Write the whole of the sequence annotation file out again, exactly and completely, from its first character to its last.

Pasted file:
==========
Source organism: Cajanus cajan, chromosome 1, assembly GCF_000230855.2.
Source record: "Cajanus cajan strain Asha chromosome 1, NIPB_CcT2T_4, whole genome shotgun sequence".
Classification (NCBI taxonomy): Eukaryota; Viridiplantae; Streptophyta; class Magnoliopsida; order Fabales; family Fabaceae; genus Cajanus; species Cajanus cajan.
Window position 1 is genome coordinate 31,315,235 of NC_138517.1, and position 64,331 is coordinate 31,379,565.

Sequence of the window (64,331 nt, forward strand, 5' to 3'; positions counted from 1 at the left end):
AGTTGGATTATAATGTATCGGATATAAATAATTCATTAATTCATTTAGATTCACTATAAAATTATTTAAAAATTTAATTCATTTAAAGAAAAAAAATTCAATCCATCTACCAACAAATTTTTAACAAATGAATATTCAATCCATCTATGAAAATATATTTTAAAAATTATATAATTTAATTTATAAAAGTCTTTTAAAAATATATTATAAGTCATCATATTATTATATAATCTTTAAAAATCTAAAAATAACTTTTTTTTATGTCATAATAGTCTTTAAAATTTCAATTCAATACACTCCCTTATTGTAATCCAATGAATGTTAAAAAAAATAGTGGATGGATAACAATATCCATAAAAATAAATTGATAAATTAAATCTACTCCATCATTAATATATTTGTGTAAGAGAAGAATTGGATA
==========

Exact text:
Source organism: Cajanus cajan, chromosome 1, assembly GCF_000230855.2.
Source record: "Cajanus cajan strain Asha chromosome 1, NIPB_CcT2T_4, whole genome shotgun sequence".
Classification (NCBI taxonomy): Eukaryota; Viridiplantae; Streptophyta; class Magnoliopsida; order Fabales; family Fabaceae; genus Cajanus; species Cajanus cajan.
Window position 1 is genome coordinate 31,315,235 of NC_138517.1, and position 64,331 is coordinate 31,379,565.

Sequence of the window (64,331 nt, forward strand, 5' to 3'; positions counted from 1 at the left end):
AGTTGGATTATAATGTATCGGATATAAATAATTCATTAATTCATTTAGATTCACTATAAAATTATTTAAAAATTTAATTCATTTAAAGAAAAAAAATTCAATCCATCTACCAACAAATTTTTAACAAATGAATATTCAATCCATCTATGAAAATATATTTTAAAAATTATATAATTTAATTTATAAAAGTCTTTTAAAAATATATTATAAGTCATCATATTATTATATAATCTTTAAAAATCTAAAAATAACTTTTTTTTATGTCATAATAGTCTTTAAAATTTCAATTCAATACACTCCCTTATTGTAATCCAATGAATGTTAAAAAAAATAGTGGATGGATAACAATATCCATAAAAATAAATTGATAAATTAAATCTACTCCATCATTAATATATTTGTGTAAGAGAAGAATTGGATA